What a difference a year has made for Fianna Fáil councillor Tom McNamara. It was around 12 months ago that he lay on a hospital bed awaiting surgery, his life in the balance — today he is Mayor of Clare and very thankful to have been given a second chance.
Not quite though! Phil Hogan did away with the title of Mayor in his Reform of Local Government but Tom Mac wants it returned. Having spoken to colleagues who have held the office in recent years, he believes the cumbersome Cathaoirleach title takes a lot of explaining while ‘Mayor’ is instantly recognisable the world over.
A popular choice to wear the chain of office, Tom McNamara succeeded Bill Chambers at the local authority’s annual general meeting on Friday. His election was no surprise after a 2014 agreement allocated the chairman’s job to John Crowe (FG), James Breen (Ind), Bill Chambers (FF), Tom McNamara (FF) and finally to Michael Begley (Ind).
The public gallery was packed with family, friends and well-wishers as Cllr Pat Daly proposed his Fianna Fáil colleague for the role and joked that Tom is instrumental in having new public toilets built in Kilmaley, “Not alone will he be able to use the toilet but he will probably have the honour of opening it as well.”
A brother of the late Fr Michael McNamara, who served for many years as a curate in Shannon, Cllr McNamara was elected to the council in 2009 and is the first Kilmaley man elected chairman of Clare County Council since Martin Cahill who served from 1974-79. Members of the Cahill family were present for the occasion.
In his acceptance speech Cllr McNamara said he was deeply privileged and honoured to assume the role of Clare’s first citizen. He acknowledged the influential role played by his late brother, Fr Michael, who encouraged him to stand for election in 2009, and the support of wife Mary and sons, Stephen and Kevin.
Setting out his goal as Cathaoirleach for the coming year, Cllr McNamara said he hopes to contribute positively to the council working as a cohesive unit in the best interest of all the citizens of County Clare. Having been heavily involved in community development over the years, Cllr McNamara is delighted to be Cathaoirleach at a time when the council is finalising a Rural Development Strategy.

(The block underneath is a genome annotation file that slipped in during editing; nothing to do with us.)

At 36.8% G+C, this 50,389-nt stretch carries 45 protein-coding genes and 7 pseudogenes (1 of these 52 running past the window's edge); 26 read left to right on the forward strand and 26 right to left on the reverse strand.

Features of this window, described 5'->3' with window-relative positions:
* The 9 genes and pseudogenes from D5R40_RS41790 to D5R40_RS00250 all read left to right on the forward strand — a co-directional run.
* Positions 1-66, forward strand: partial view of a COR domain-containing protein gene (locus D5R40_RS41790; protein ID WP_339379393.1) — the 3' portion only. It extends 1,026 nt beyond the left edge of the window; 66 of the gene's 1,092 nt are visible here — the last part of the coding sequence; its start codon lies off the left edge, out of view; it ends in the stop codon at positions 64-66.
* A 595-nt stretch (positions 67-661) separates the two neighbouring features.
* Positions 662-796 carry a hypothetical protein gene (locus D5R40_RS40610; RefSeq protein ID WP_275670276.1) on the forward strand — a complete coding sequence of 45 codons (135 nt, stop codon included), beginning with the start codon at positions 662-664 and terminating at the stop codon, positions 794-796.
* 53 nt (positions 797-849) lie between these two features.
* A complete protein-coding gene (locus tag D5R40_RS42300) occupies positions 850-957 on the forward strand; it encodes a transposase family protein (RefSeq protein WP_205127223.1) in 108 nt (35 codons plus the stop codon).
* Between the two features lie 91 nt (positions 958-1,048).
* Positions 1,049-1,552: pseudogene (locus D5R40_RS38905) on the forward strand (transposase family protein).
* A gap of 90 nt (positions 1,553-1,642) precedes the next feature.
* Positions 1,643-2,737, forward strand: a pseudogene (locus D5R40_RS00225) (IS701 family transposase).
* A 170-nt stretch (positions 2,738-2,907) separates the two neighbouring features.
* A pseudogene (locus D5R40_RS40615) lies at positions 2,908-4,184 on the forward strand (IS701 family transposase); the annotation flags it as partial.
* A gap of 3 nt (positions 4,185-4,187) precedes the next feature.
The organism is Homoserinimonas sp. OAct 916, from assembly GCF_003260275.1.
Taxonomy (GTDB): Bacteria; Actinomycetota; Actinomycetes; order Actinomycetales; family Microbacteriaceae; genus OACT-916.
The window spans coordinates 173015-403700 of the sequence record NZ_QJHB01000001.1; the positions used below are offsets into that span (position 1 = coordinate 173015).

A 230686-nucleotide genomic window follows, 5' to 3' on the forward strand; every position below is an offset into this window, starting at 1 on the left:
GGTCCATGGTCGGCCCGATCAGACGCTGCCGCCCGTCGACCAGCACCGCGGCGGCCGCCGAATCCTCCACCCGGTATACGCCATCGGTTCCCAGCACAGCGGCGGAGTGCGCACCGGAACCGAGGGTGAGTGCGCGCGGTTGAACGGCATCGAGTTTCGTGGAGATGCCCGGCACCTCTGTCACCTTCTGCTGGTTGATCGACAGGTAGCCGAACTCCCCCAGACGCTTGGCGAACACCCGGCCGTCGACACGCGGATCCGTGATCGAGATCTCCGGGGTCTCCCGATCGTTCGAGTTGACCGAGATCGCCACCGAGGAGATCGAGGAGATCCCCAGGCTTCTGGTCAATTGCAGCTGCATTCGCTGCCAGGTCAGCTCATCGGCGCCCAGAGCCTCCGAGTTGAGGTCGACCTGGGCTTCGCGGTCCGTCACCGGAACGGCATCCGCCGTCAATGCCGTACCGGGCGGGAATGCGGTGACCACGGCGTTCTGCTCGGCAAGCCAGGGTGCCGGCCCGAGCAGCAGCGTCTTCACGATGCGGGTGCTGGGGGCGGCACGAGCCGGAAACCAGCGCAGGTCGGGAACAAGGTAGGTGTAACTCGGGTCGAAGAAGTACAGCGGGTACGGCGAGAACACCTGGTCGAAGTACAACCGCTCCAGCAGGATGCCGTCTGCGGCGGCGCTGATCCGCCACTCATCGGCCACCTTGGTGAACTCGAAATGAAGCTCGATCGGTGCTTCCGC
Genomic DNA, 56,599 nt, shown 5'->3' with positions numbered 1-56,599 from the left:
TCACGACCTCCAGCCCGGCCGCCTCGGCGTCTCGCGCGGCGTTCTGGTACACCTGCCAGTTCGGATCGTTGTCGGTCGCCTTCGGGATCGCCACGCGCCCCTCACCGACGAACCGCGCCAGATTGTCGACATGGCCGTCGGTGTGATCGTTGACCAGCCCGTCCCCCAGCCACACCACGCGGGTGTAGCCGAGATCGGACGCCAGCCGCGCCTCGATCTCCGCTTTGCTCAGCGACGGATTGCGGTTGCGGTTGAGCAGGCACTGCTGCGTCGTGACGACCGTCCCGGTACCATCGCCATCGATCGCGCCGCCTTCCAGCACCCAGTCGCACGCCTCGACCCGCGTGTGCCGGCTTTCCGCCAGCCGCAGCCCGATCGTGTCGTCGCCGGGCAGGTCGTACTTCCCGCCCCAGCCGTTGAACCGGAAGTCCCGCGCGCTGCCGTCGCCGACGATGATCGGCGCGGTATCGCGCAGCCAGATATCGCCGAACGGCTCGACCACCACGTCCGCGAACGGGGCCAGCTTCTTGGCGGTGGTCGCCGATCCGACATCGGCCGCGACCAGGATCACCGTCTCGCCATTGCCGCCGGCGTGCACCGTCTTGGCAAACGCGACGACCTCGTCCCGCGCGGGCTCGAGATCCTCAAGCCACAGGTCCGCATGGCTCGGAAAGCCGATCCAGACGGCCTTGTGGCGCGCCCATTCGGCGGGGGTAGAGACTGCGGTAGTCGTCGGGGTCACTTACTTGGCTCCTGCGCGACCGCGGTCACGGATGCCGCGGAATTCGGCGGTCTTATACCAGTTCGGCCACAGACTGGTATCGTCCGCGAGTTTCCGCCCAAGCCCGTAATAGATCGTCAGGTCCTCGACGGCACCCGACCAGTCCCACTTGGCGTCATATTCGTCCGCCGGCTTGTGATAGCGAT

He added, “I come from Kilmaley, the largest parish in the Diocese of Killaloe. Being such a large parish, you would imagine it would be one of the most populated in Clare. That is not the case however, and consequently a widely distributed population in a large geographical area creates its own problems. Thanks to the voluntary efforts of the local community, such problems have been addressed in Kilmaley over the past quarter of a century, particularly since the establishment of Meitheal, the Kilmaley Development Association.
“The people of Kilmaley have come together to ensure that the highest possible standard of life and an expansive range of community facilities are provided on our doorstep. These developments include a community crèche, a voluntary housing complex of 24 sheltered houses, a daycare centre as well as a sports complex which includes a playground, an astro-turf all weather facility and GAA pitches.”
Cllr McNamara expressed the view that a sustainable, healthy and vibrant community can only be created and maintained through the leadership and drive of the people who live in that community. He believes a forthcoming Rural Development Strategy will encourage communities to take ownership of their own future, while availing of existing supports and expertise.
Cllr McNamara said that as Clare’s first citizen, he is particularly conscious of the representative role he must play both at home and abroad over the coming year. “Finally and once again,” he said, “I want to thank you my colleagues for handing me this honour. This is my proudest day as an elected member and I look forward to representing my family, the parish of Kilmaley, this Council and all the people of County Clare during my term as Cathaoirleach.”